tv Jose Diaz- Balart Reports MSNBC June 29, 2022 7:00am-8:00am PDT
there's nothing she gained from doing this. so i always look at that as being a critical factor in how credible someone is. i also think that with regard to the disputed parts of her testimony as neal said it is a part of a bigger picture and with regard to the drive in the su what is not disputed is that trump wanted to join the violent mob at the capitol. this was someone who saw this group as his private army and he wanted to be the general who was leading the troops into congress. if that had happened we would not be analyzing the crimes he's liable for because he would have been arrested days after leaving office. in whisking him away the secret service actually gave him
plausible deniability and frankly a legal defense that he can now use. >> former fbi agent asha and neal, thank you. that does it for us this morning. jose diaz-balart picks up the coverage right now. good morning. i'm jose diaz-balart. right now we are awaiting decisions from the supreme court. just four cases to go for this session. including one on immigration that will decide whether a controversial trump era rule will stay in effect. and bombshell testimony. we are taking a deep dive into where the january 6 committee goes next after revelations of a witness to key conversations the morning of the insurrection. >> the president said something to the effect of i'm the f'g president. take me up to the capitol now. >> we will discuss more with
congresswoman norma torres. plus new details in the death of 51 people trying to migrate to the united states. what their deaths tell us about the risks people are willing to take to get to the united states. new today major moves from nato to counter russia's aggression. and a major development from abortion rights. a texas judge temporarily blocked a pre-roe abortion man in texas. what this means for patients and providers. ♪♪ we begin this morning with the intense fallout and some critical pushback after one of the most revealing days of the january 6 hearings. at the center of it, cassidy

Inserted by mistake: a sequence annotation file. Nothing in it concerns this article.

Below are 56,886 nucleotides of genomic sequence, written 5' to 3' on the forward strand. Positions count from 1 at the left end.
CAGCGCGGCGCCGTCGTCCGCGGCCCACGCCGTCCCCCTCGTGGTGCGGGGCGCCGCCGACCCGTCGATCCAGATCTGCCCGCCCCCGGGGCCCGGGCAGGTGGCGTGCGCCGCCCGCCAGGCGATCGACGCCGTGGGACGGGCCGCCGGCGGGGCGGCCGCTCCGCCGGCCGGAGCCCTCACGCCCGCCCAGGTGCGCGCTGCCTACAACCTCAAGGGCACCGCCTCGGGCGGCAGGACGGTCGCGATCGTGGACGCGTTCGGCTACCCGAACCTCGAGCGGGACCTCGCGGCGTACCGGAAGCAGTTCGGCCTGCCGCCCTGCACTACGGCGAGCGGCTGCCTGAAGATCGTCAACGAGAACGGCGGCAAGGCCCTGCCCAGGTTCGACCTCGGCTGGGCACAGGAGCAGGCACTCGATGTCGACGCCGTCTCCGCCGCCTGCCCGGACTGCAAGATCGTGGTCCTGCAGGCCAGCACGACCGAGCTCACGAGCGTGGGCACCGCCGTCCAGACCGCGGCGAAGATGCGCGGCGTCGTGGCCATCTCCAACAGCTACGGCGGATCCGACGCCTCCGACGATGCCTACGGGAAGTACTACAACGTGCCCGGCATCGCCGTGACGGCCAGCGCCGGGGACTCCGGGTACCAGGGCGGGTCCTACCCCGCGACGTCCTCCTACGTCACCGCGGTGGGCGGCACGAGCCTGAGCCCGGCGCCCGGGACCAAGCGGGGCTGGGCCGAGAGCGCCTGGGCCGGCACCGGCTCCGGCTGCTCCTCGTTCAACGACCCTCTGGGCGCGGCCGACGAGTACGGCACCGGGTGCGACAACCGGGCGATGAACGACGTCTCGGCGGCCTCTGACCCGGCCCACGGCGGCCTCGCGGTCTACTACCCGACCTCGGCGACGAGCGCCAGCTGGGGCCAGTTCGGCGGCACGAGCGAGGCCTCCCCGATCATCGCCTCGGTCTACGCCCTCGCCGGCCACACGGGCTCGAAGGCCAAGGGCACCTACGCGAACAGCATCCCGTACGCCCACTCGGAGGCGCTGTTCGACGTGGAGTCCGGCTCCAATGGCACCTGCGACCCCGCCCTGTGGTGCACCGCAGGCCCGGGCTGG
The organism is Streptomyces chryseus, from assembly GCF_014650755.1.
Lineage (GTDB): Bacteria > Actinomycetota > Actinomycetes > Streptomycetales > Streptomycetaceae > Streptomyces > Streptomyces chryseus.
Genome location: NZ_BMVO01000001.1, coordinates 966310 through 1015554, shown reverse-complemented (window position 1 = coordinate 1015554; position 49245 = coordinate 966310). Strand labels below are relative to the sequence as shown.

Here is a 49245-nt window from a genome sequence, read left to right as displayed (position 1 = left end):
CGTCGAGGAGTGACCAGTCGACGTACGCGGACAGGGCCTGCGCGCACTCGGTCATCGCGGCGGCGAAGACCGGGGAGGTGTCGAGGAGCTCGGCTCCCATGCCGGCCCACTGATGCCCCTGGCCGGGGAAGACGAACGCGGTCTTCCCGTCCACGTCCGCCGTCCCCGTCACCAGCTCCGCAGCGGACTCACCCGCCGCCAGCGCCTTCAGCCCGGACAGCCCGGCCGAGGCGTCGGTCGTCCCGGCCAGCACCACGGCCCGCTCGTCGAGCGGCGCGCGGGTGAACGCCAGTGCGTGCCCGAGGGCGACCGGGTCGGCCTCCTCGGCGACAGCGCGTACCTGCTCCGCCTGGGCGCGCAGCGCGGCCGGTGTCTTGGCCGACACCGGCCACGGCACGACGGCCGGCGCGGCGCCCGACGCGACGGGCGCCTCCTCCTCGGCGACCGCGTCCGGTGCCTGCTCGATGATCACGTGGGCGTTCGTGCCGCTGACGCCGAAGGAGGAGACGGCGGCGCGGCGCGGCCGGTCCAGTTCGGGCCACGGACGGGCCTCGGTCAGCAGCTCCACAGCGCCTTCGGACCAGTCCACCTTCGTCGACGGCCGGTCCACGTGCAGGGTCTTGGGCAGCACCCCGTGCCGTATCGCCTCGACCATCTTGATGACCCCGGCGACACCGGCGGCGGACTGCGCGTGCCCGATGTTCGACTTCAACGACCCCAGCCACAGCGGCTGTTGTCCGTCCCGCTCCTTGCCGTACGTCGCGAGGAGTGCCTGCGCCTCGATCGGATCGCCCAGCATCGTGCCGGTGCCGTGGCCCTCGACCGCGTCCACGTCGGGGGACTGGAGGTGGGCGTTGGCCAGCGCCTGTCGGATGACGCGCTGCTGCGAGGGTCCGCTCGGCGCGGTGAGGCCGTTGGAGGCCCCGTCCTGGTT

hutchinson, former aide to mark meadows. she was present during the moments leading up to and during the january 6 attack on the capitol. the critical point she made under oath. the white house knew january 6 could turn ugly and didn't do anything about it even though the president knew some supporters were armed. consider this critical moment from the video testimony the committee played. >> the president said something to the effect of i don't f'g care that they have weapons. they're not here to take me. take the f'g maggs away. >> correspondent ali vitale, kay he svenner and joyce vance. ali, some of the points are
seeing some pushback but not the key points that the white house knew things could turn ugly and the committee is standing by the testimony. what do we know this morning? >> reporter: that's the central focus. the fact that as some of the details are disputed what happened in the perspective of the white house of pressing forward that central point remains undisputed but this morning what we are seeing is he said/she said. the secret service pushing back anonymously on the claims with the form ere president in the beast. so stunning for us listening the fact that the former president allegedly grabbing at the steering wheel and lunged at the chief of security there for the secret service in the beast when they told him he couldn't go to the capitol. that's something that the secret service is disputing anonymously. that cassidy hutchinson said on
the record in person yesterday and a dispute of the white house counsel and hutchinson and the note she may have written. they said that hershman wrote that note but hutchinson saying she wrote the note and her handwriting. the central premise and the committee saying in a statement that they found the testimony to be credible. also pointing the fact that both come to the same conclusion which is that whoever wrote the note and they believe it was hutchinson that the central premise that trump knew that he wasn't pushing back hard enough and then at the end of the select commit tee statement they say that any other witnesses to come forward should do so and sheds light on what the chairman said yesterday when he said that if anyone has new memories or newfound courage that the
committee still wants to hear from them and leads us into ginny thomas that they need more information before moving forward to sit down with them. jose? >> joyce, is there a concern that the denials and the discrepancies could damage her credibility? >> it could, jose. it is an unusual format for testifying witness credibility with a congressional hearing because there's no cross-examination. we don't have anyone in the moment trying to nail the witness down on the finer points so what we see now is cross-examination via anonymous comment about hutchinson's credibility. we don't know where that will end up. she was young, handled herself very well. she had every reason not to testify and she was there under